The AoEC’s consultancy services are offered to organisations and feature a portfolio of tailored coaching based solutions and products that can serve to address a multitude of issues facing both large and small businesses today.
Events of the last few months have seen the ‘future of work’ arrive sooner than expected and along with it, the necessity to re-evaluate the skills and manpower needed to operate. As the new working reality sets in, there has never been a better time to take steps to adapt our learning strategies and approach to training.
At present, organisations are enduring exponential change and the uncertain economic climate is strong-arming many into scaling back spending or cutting overheads through redundancy. Training budgets are often the first thing to face the axe when a recession is on the cards, but is there a better pathway to recovery?
Could investment in upskilling, lifelong learning and the reinvention of our workforce provide stronger opportunities for future growth instead?
A reskilling revolution
Prior to the coronavirus pandemic, the World Economic Forum announced in January 2020 that the world was facing a reskilling emergency.
More than one billion people would need to reskill by 2030 as the Fourth Industrial Revolution transforms jobs. 42 per cent of the core skills required to do existing jobs would change, with “digital” and “human” skills driving growth in the professions of the future.
Present day, and the future world of work is here with a rise in remote working and increasing automation. With some industries temporarily mothballed and job losses mounting, the need for a skills revolution is greater than ever and we must start supporting the jobs of tomorrow, redeploying workers through upskilling and reskilling and crucially, reset our ways of learning and developing as we look towards the post-pandemic recovery.
The age of imagination
As the writers of the 2020 Deloitte Human Capital Trends Report eloquently put ‘economies are shifting from an age of production to an age of imagination’. Where businesses and their workers once relied upon technical skills learned in an educational setting, success will increasingly depend upon innovation, entrepreneurship, creativity, and our capabilities such as critical thinking, collaboration, and emotional intelligence.
Nearly three quarters of the survey’s respondents identified organisations as the main entity responsible for workforce development. Yet, despite this being seen as a business imperative and social expectation, the survey showed that most organisations do not have the insights needed to do more in addressing skills and capabilities shortages.
Reskilling on its own is insufficient and Deloitte argues that we need “a worker development approach that considers both the dynamic nature of jobs and the equally dynamic potential of people to reinvent themselves.”
Connecting learning with strategy
As covid-19 has demonstrated, we are operating in a complex and highly volatile world. To remain relevant, organisations must think strategically about how they invest in developing their workforce, so they have the knowledge, skills, and abilities in place to weather future disruption.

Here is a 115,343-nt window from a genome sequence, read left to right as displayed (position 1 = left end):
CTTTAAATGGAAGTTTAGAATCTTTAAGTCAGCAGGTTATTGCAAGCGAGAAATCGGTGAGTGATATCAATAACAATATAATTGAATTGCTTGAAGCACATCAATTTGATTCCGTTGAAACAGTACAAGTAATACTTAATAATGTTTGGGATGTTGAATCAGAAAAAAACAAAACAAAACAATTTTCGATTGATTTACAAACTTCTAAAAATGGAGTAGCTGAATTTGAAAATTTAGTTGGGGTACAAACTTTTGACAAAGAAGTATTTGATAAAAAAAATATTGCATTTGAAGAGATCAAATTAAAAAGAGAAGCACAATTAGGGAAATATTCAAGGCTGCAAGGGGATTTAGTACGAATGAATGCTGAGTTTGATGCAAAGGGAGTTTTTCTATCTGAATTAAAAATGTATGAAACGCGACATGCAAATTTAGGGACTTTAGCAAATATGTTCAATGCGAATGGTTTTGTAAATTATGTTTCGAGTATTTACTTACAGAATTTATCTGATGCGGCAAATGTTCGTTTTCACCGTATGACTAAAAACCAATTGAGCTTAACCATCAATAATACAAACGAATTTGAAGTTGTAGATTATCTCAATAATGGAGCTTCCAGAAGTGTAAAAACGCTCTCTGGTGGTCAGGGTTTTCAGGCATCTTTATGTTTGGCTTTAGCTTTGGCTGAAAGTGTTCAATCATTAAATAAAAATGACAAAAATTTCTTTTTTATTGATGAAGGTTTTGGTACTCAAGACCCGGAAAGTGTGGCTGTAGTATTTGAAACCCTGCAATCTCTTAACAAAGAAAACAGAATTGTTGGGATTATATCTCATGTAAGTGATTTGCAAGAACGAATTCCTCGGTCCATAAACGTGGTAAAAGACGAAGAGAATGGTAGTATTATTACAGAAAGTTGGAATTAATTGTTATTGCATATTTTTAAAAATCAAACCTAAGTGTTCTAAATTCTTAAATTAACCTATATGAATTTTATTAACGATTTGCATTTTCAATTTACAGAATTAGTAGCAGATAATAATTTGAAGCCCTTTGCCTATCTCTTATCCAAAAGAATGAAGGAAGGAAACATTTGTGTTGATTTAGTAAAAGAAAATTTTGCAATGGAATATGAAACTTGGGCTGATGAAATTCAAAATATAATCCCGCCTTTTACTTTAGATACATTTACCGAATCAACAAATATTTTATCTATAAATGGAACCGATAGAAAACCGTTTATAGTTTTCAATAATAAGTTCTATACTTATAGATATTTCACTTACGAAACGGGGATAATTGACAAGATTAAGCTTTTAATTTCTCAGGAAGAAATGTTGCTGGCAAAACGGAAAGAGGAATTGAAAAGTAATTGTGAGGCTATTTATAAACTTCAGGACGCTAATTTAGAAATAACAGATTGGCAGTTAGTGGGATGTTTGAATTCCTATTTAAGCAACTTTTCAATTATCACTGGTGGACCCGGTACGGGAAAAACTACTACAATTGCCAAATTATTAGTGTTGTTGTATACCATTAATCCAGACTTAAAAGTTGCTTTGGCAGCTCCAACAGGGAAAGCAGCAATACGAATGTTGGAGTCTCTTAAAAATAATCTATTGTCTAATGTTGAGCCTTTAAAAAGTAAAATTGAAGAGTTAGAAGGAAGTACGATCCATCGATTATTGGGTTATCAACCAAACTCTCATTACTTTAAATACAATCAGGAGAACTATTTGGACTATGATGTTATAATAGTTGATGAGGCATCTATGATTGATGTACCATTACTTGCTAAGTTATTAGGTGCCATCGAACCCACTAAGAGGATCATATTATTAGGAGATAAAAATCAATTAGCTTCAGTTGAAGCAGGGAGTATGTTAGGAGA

Learning is no longer simply a tool to improve individual performance and productivity, it is essential to navigating uncertainty and must be aligned with a company’s overall strategic direction. Businesses need to consider how they harness knowledge and learning so they can adapt and continually improve in the face of change.
Creating a learning culture will support employee development while at the same time building organisational capability. Here, learning at individual, team and organisation level needs to be embedded into the way we do things. The CIPD’s review of creating a learning culture has found that there are correlational links between learning culture and growth, profitability, transformation, and productivity. In addition, there is motivation to transfer learning, knowledge management and sharing, job satisfaction, organisational commitment and turnover.
In a learning culture or learning organisation, there is a vision for learning and transformation which is clearly linked to organisational objectives. Dialogue, challenge, and reflection underpin the company’s approach with individuals being given an appropriate degree of autonomy in their work.
A variety of developmental methods including coaching and formal training are offered to so employees can build their own learning pathways and apply their learnings, while line managers are helped to understand the significant role they play in supporting their co-workers’ professional and personal development.
Human capabilities such as creativity, curiosity, empathy, resilience, problem solving, and communication are fostered to provide organisations with a sustainable talent pipeline. People have the freedom and space to learn on the job so they can innovate and also learn from their mistakes so they can understand why something has not worked and what to improve next time.
Covid-19 has not been a fire drill for businesses, but a major wake-up call. The future of work is the present now, and it is up to organisations to strategically unlock the potential of every worker within their business. We must create opportunities for employees to learn and practice new skills today, so that they can be pivotal in looking after tomorrow’s customer’s needs and contribute to the company’s future direction.
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